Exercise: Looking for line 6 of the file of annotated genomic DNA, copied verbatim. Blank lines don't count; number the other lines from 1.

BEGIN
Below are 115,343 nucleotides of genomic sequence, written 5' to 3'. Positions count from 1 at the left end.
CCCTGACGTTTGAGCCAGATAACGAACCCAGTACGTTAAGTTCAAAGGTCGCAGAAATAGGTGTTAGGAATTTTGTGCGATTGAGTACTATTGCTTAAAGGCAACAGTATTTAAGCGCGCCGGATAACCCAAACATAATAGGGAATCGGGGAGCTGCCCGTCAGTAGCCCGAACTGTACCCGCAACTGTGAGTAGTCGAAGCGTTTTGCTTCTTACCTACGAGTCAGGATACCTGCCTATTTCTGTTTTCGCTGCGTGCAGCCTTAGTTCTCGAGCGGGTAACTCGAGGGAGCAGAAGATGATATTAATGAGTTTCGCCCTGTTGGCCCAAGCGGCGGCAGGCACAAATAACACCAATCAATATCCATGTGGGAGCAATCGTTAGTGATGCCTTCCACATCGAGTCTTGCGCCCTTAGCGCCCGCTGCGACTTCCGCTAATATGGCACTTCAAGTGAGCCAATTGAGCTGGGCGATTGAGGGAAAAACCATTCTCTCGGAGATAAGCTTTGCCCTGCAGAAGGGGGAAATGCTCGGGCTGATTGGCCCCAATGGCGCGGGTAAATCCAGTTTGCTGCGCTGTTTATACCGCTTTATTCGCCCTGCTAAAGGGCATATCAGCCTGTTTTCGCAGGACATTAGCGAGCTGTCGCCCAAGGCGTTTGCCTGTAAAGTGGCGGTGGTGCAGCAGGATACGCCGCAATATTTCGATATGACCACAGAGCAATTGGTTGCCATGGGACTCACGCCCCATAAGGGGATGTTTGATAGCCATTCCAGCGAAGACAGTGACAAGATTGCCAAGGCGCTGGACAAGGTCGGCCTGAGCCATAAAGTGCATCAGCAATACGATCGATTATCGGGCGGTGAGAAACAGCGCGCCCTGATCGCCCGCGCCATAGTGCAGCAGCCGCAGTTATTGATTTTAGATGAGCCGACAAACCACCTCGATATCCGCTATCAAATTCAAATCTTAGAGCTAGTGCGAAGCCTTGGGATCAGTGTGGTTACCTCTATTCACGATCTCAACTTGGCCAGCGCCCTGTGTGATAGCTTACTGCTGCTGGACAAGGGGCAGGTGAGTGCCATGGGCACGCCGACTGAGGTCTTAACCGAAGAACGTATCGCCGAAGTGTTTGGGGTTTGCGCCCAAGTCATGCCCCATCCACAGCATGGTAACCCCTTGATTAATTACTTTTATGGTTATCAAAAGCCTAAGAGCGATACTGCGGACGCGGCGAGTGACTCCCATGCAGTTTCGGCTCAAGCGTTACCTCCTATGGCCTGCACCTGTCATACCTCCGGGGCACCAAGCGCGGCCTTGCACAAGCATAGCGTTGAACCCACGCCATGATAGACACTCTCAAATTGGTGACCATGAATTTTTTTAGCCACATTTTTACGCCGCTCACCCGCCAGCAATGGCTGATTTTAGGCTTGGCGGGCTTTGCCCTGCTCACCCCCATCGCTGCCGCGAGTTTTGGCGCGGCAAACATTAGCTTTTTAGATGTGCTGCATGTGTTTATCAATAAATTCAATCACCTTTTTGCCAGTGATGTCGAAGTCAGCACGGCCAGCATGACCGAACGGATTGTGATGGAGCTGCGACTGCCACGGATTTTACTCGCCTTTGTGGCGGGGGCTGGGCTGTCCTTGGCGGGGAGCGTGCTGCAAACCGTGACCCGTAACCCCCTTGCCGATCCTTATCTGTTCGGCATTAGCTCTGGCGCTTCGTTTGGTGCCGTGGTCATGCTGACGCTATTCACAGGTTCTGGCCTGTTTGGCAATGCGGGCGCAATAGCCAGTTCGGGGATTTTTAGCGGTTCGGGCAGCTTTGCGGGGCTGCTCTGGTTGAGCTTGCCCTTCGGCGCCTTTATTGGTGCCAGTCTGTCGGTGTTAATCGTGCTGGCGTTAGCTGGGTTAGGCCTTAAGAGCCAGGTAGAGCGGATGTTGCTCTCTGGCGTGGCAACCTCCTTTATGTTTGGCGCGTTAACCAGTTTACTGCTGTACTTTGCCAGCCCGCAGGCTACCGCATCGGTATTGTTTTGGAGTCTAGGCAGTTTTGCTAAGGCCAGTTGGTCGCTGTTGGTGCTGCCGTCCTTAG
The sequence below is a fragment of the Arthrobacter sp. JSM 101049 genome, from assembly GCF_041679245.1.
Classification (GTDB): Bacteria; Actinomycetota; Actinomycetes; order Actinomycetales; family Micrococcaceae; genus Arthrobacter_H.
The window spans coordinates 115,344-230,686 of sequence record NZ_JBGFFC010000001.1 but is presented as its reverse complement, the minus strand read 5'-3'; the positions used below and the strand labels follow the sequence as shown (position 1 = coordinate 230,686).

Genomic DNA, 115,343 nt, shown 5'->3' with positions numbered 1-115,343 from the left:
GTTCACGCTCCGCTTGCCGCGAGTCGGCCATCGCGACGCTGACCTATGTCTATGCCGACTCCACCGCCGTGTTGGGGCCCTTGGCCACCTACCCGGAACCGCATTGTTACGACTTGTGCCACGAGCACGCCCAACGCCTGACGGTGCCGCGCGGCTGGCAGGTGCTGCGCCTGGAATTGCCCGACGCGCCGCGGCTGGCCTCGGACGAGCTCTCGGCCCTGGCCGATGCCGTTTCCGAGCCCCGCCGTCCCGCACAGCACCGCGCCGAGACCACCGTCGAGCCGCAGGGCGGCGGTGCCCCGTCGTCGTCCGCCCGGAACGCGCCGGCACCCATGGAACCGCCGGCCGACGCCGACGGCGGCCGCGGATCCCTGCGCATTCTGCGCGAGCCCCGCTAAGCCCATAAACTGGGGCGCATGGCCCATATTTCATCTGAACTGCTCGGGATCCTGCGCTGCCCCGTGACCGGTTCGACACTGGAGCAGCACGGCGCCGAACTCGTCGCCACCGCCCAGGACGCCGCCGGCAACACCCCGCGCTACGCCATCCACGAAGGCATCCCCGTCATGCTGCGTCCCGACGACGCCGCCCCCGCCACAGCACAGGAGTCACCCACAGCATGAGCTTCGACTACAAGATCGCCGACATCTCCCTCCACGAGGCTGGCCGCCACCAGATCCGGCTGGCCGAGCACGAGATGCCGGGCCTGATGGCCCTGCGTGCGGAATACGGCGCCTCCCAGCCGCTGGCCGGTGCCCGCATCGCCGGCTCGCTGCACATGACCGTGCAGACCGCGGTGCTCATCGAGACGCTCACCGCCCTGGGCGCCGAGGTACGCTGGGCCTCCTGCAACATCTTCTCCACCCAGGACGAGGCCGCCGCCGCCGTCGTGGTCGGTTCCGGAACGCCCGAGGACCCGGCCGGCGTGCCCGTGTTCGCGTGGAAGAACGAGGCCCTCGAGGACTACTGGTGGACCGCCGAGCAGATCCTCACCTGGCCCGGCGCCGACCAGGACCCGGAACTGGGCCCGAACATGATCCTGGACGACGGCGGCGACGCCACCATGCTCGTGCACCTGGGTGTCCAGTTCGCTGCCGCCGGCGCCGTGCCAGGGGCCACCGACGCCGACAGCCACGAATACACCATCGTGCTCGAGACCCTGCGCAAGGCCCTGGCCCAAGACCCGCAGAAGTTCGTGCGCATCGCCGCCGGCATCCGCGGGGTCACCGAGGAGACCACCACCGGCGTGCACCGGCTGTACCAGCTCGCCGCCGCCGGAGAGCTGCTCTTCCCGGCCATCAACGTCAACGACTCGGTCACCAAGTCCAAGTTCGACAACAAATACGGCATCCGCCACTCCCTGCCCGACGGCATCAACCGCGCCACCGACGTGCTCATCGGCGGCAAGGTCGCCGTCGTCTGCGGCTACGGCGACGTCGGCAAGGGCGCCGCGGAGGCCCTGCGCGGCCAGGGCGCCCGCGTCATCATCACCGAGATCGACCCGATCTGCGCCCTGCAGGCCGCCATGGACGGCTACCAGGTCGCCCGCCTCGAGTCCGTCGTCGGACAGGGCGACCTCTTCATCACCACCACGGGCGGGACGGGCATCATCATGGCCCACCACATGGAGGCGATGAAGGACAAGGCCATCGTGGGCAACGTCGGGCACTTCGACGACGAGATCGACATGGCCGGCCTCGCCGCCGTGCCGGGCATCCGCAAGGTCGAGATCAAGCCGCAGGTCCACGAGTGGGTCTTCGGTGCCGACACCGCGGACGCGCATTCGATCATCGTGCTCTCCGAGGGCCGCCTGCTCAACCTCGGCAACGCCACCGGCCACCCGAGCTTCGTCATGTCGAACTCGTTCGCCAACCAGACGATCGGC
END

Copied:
Genomic DNA, 115,343 nt, shown 5'->3' with positions numbered 1-115,343 from the left: